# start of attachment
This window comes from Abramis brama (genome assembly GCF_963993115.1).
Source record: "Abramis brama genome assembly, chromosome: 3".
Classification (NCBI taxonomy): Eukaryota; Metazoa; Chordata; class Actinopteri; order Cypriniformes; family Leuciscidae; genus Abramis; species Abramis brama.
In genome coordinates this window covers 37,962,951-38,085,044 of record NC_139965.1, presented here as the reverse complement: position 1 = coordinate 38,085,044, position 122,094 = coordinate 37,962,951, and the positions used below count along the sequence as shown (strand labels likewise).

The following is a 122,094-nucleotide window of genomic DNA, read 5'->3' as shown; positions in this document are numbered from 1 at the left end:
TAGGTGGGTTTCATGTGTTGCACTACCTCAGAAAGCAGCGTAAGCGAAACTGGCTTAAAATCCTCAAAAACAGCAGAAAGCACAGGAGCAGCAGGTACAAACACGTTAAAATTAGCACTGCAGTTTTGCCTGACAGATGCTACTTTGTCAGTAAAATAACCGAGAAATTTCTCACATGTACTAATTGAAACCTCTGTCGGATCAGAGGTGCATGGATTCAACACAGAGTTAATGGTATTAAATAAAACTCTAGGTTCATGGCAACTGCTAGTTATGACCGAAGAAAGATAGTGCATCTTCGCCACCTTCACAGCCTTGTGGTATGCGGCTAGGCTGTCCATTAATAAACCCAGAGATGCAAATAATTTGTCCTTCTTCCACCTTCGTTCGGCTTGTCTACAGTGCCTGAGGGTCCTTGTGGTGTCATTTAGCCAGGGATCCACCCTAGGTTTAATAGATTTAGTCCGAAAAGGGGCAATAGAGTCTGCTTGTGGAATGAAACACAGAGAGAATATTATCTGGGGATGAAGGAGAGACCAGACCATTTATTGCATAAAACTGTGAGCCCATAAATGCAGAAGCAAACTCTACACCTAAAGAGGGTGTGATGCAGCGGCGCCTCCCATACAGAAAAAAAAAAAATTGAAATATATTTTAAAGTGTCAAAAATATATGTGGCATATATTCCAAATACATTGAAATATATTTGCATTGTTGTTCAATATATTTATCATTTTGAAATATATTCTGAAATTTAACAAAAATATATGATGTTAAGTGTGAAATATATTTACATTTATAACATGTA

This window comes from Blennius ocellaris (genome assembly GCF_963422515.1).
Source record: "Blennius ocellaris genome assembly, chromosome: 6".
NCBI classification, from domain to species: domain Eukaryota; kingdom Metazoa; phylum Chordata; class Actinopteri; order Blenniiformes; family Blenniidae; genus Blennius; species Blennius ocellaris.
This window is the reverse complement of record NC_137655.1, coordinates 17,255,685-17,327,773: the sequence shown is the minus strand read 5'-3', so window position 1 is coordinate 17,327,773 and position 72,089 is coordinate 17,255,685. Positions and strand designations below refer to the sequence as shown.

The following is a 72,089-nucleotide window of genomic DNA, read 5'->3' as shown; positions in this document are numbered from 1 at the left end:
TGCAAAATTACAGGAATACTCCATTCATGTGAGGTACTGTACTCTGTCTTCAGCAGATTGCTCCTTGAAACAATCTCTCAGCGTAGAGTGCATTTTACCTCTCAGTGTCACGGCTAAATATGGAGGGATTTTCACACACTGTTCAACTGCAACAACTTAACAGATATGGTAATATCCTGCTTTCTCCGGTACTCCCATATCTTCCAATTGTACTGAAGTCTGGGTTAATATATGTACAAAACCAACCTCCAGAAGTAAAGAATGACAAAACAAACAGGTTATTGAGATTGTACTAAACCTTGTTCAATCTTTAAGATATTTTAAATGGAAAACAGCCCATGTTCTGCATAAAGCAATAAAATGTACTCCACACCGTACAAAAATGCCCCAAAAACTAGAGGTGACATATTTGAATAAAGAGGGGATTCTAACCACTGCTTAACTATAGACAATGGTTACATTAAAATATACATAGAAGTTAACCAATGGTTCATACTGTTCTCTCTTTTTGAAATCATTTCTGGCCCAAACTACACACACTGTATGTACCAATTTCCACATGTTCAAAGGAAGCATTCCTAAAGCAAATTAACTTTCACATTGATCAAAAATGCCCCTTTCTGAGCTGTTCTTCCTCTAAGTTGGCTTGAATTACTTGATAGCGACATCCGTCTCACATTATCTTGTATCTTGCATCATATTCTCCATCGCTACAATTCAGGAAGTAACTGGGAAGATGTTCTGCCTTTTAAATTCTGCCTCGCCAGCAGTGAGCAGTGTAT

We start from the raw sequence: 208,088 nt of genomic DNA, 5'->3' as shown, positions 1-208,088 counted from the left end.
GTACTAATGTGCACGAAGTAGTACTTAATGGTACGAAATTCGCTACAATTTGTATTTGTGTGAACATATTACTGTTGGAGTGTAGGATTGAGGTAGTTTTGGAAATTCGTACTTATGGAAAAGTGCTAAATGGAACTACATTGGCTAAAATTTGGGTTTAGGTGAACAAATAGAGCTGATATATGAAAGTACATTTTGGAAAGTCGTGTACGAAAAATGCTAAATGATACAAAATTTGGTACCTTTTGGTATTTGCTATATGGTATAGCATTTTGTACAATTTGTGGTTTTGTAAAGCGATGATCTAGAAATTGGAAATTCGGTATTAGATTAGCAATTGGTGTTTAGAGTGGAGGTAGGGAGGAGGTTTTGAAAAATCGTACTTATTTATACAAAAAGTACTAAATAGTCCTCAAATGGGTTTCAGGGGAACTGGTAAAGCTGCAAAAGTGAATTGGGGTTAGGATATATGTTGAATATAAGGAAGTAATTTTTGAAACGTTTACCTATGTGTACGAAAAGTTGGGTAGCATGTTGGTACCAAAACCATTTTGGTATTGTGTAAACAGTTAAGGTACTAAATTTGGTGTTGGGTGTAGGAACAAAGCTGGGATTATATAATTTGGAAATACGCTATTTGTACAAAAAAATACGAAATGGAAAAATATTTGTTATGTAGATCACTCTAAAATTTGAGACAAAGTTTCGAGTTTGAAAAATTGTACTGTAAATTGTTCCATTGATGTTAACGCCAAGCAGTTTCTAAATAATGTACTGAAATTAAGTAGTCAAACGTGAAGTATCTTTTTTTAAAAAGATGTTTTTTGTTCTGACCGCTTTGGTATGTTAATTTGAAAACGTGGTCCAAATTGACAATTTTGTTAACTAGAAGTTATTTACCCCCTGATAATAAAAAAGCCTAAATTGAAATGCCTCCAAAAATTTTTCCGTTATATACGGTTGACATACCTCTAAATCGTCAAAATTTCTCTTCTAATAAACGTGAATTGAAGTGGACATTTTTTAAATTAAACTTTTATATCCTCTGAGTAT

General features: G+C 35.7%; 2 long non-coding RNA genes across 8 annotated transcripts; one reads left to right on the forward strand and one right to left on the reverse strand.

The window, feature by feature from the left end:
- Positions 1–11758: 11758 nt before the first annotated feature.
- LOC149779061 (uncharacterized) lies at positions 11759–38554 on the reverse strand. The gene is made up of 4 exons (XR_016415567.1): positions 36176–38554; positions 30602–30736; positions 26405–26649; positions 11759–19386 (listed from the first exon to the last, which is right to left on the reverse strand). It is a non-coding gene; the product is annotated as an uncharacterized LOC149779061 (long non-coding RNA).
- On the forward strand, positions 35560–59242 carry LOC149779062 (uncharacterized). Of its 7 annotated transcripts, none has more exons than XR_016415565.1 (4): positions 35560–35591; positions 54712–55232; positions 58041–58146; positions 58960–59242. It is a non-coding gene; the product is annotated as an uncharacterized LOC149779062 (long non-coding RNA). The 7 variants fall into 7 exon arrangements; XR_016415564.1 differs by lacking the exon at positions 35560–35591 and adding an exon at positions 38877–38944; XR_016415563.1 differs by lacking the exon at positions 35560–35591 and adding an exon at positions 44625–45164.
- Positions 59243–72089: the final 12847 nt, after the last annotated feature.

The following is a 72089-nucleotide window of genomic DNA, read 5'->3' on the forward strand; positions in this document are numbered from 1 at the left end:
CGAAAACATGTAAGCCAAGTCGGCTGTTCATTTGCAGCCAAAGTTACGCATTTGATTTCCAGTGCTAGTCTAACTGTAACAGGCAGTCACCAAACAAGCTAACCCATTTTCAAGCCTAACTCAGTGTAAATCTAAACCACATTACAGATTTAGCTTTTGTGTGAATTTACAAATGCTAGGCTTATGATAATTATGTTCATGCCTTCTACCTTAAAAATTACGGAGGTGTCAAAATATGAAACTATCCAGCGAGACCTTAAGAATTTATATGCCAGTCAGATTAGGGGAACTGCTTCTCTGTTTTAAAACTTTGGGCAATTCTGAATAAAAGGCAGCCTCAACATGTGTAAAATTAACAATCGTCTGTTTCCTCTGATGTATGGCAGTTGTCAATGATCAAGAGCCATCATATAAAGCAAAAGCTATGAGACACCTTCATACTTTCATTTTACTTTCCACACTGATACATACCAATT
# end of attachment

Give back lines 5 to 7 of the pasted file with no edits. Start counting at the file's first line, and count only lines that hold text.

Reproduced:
The following is a 122,094-nucleotide window of genomic DNA, read 5'->3' as shown; positions in this document are numbered from 1 at the left end:
TAGGTGGGTTTCATGTGTTGCACTACCTCAGAAAGCAGCGTAAGCGAAACTGGCTTAAAATCCTCAAAAACAGCAGAAAGCACAGGAGCAGCAGGTACAAACACGTTAAAATTAGCACTGCAGTTTTGCCTGACAGATGCTACTTTGTCAGTAAAATAACCGAGAAATTTCTCACATGTACTAATTGAAACCTCTGTCGGATCAGAGGTGCATGGATTCAACACAGAGTTAATGGTATTAAATAAAACTCTAGGTTCATGGCAACTGCTAGTTATGACCGAAGAAAGATAGTGCATCTTCGCCACCTTCACAGCCTTGTGGTATGCGGCTAGGCTGTCCATTAATAAACCCAGAGATGCAAATAATTTGTCCTTCTTCCACCTTCGTTCGGCTTGTCTACAGTGCCTGAGGGTCCTTGTGGTGTCATTTAGCCAGGGATCCACCCTAGGTTTAATAGATTTAGTCCGAAAAGGGGCAATAGAGTCTGCTTGTGGAATGAAACACAGAGAGAATATTATCTGGGGATGAAGGAGAGACCAGACCATTTATTGCATAAAACTGTGAGCCCATAAATGCAGAAGCAAACTCTACACCTAAAGAGGGTGTGATGCAGCGGCGCCTCCCATACAGAAAAAAAAAAAATTGAAATATATTTTAAAGTGTCAAAAATATATGTGGCATATATTCCAAATACATTGAAATATATTTGCATTGTTGTTCAATATATTTATCATTTTGAAATATATTCTGAAATTTAACAAAAATATATGATGTTAAGTGTGAAATATATTTACATTTATAACATGTA

This window comes from Blennius ocellaris (genome assembly GCF_963422515.1).